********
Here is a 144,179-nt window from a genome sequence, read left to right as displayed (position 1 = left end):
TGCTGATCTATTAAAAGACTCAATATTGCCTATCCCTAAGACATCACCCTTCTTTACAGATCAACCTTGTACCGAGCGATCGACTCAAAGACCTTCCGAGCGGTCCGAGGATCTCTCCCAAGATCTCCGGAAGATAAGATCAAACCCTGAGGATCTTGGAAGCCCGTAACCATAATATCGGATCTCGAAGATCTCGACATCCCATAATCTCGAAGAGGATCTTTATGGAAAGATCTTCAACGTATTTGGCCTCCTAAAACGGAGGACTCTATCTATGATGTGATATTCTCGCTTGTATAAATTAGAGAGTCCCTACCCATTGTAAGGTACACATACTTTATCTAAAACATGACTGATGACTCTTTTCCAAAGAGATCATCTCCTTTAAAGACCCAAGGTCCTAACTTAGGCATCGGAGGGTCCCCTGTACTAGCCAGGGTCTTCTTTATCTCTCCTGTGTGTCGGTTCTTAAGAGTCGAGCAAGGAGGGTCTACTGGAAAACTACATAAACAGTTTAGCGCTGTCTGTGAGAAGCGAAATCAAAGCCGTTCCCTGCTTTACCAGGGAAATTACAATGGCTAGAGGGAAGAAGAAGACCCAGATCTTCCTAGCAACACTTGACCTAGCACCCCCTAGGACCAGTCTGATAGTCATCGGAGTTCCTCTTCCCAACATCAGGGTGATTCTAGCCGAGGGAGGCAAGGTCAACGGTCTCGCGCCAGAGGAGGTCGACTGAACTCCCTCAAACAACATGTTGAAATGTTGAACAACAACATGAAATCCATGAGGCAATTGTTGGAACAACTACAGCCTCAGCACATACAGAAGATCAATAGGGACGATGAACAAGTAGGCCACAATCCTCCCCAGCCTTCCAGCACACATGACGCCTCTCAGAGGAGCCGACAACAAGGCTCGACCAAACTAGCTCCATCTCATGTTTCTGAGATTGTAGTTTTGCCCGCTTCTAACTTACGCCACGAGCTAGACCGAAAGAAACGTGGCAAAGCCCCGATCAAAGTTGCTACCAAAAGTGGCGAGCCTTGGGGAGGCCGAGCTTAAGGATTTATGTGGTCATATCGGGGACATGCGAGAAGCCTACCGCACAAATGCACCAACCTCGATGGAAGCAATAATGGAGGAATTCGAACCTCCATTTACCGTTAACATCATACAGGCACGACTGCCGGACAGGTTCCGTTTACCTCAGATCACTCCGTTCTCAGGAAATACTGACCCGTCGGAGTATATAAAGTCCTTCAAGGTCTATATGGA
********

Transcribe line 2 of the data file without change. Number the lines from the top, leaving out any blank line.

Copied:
TGCTGATCTATTAAAAGACTCAATATTGCCTATCCCTAAGACATCACCCTTCTTTACAGATCAACCTTGTACCGAGCGATCGACTCAAAGACCTTCCGAGCGGTCCGAGGATCTCTCCCAAGATCTCCGGAAGATAAGATCAAACCCTGAGGATCTTGGAAGCCCGTAACCATAATATCGGATCTCGAAGATCTCGACATCCCATAATCTCGAAGAGGATCTTTATGGAAAGATCTTCAACGTATTTGGCCTCCTAAAACGGAGGACTCTATCTATGATGTGATATTCTCGCTTGTATAAATTAGAGAGTCCCTACCCATTGTAAGGTACACATACTTTATCTAAAACATGACTGATGACTCTTTTCCAAAGAGATCATCTCCTTTAAAGACCCAAGGTCCTAACTTAGGCATCGGAGGGTCCCCTGTACTAGCCAGGGTCTTCTTTATCTCTCCTGTGTGTCGGTTCTTAAGAGTCGAGCAAGGAGGGTCTACTGGAAAACTACATAAACAGTTTAGCGCTGTCTGTGAGAAGCGAAATCAAAGCCGTTCCCTGCTTTACCAGGGAAATTACAATGGCTAGAGGGAAGAAGAAGACCCAGATCTTCCTAGCAACACTTGACCTAGCACCCCCTAGGACCAGTCTGATAGTCATCGGAGTTCCTCTTCCCAACATCAGGGTGATTCTAGCCGAGGGAGGCAAGGTCAACGGTCTCGCGCCAGAGGAGGTCGACTGAACTCCCTCAAACAACATGTTGAAATGTTGAACAACAACATGAAATCCATGAGGCAATTGTTGGAACAACTACAGCCTCAGCACATACAGAAGATCAATAGGGACGATGAACAAGTAGGCCACAATCCTCCCCAGCCTTCCAGCACACATGACGCCTCTCAGAGGAGCCGACAACAAGGCTCGACCAAACTAGCTCCATCTCATGTTTCTGAGATTGTAGTTTTGCCCGCTTCTAACTTACGCCACGAGCTAGACCGAAAGAAACGTGGCAAAGCCCCGATCAAAGTTGCTACCAAAAGTGGCGAGCCTTGGGGAGGCCGAGCTTAAGGATTTATGTGGTCATATCGGGGACATGCGAGAAGCCTACCGCACAAATGCACCAACCTCGATGGAAGCAATAATGGAGGAATTCGAACCTCCATTTACCGTTAACATCATACAGGCACGACTGCCGGACAGGTTCCGTTTACCTCAGATCACTCCGTTCTCAGGAAATACTGACCCGTCGGAGTATATAAAGTCCTTCAAGGTCTATATGGA